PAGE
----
Monday, August 10, 2015

'Clara Morison' by Catherine Helen Spence

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2015 Reading Challenge, Week 32 - A book that takes place in your hometown.
That's Mount Barker, in the Adelaide Hills, but apart from some of my own novels, it would be pretty hard to find a story set there specifically. I'm broadening the category and going for my city instead. I've lived in different parts of Adelaide in my past, and we still find reasons to commute down there frequently. These days, Mount Barker is considered more a suburb of Adelaide than a town in its own right, as it used to be, anyway.

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Set in Adelaide in the early 1850s Clara Morison tells the story of a young educated woman who migrates to South Australia from Scotland kwowing very little of her new home. Clara finds work, battles illness, discovers relatives and slowly finds her place in the struggling colony. Her story, which reveals the fine details of colonial domestic life, is set against the turbulence of the gold fever when men and money streamed out of South Australia to the goldfields in the eastern colonies.
The problems of a new and vulnerable colonist and the atmosphere of public and private financial upheaval are successfully recreated by Spence, making Clara Morison by far the finest novel of colonial South Australia.


MY THOUGHTS: 
 
After the death of her father, Clara's uncle has no room for her. Her sister, Susan, may at least be useful as a family governess. Clara 'reads aloud with exquisite taste' and can tell you where to find information right down to the page number, but those skills are unmarketable. He comes up with the bright idea of sending her to South Australia, where he believes they're in no position to be choosy. 'Everybody who can do nothing at home is sent out as quite good enough for the colonies.'

It's not as easy to find employment as a lady's companion as they expected, and Clara has no choice but to accept the position of household servant with Mr and Mrs Bantam. In Adelaide, she comes across distant family previously unknown to her, and also falls in love.

The picture of Adelaide life in the colonial era is wonderful. Spence was a woman of the actual time period. This was published in 1854, so her impression of the new settlement is genuine, not written by some modern author who has studied history books and hazards a guess what it must have been like. The descriptions of fledgling businesses on familiar Adelaide streets made me feel as if I was right there. The impressions the characters have of the city layout, one-storey, non-thatched, bull-nosed verandah homes, dusty roads, and unusual flora and fauna would have surely been authentic. I was proud of how the characters show up as people with such a lot of energy and optimism, as my ancestors would have been among them.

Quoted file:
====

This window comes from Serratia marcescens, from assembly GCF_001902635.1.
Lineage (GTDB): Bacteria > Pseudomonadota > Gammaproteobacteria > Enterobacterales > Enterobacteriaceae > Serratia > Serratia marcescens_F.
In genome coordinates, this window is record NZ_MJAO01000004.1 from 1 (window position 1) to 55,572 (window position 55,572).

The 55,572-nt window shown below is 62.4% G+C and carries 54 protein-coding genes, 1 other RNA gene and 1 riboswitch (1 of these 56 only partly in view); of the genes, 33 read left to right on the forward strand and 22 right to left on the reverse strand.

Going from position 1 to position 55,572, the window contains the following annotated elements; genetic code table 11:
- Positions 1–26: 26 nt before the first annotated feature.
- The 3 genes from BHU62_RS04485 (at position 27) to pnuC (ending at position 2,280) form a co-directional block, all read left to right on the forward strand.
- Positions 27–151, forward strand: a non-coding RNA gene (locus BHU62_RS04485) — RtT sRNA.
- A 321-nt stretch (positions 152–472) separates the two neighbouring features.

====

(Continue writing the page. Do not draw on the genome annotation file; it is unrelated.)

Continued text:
Clearly, Spence expected everyone to sympathise with her main character, but I couldn't warm to her. Clara is quick to sum people up as inferior, coarse or vulgar, and spends a lot of time quietly looking down her nose. She's flattered when handsome Mr Reginald considers merry Miss Waterstone 'her companion merely, and not her friend.' Later, she judges him based on his choice of reading matter. 'I cannot read such trash as this. If he admires it, he has not such a fine taste as I expected from him.' (It's revealed a bit further on that the dime novel wasn't even his.) Here's my gripe. The story's villain, the aptly named Miss Withering, is shown up as a social snob, a definite no-no in the new colony. Yet Clara is an intellectual and literary snob, and we were supposed to love her! Talk about blind spots.

It's surprising to read how quick these colonial folk were to assess others neatly on the basis of first impressions and appearances. They'd throw around words like 'ugly' and 'dumb' without a thought. Clara thought the German people working at the Beauforts' were 'very stupid looking' and considered kind Mrs Handy 'a commonplace, talkative woman without any refinement or delicacy of feeling.'

My favourite part by far was the letters sent home from the boys on the goldfields. I liked the Elliot brothers and their friends, who seemed down-to-earth. Their experiences were really interesting, including their contact with Alexander Tolmer, our real-life police sergeant.

For fellow Aussies, it's interesting to see the good old, traditional rivalry between South Australia and Victoria already firmly in place. Several characters make sure to convince others that Adelaide is far superior to Melbourne, 'even though they look upon us with pity and consider us completely eclipsed.' After his experience on the goldfields, the character William Bell says, 'I have not met a South Australian who did not mean to return.'

Overall, I think every person who lives in Adelaide should read this, for the great detail about life in bygone times. Imagine the Torrens being the main source of the city's drinking water! I also had fun trying to picture a time when Adelaide was seen as a sort of women's settlement, because the men were all heading off to Victoria looking for gold. It's fairly upbeat and ends well for most main characters. Long after the book finishes, you imagine Clara and her like-minded hubby sitting by their fire, discussing other people's shortcomings and making snarky, personal remarks.   

Here I am in the city beside a statue of the author, Catherine Helen Spence, who was also known as The Grand Old Woman of Australia. As well as writing novels, she became an advocate for child welfare reform, and also became Australia's first female political candidate. She's someone we can be proud to claim in our Adelaide heritage. Although I'm not sure I would have lived up to her standards of merit if I'd known her, she did have a sense of humour. 






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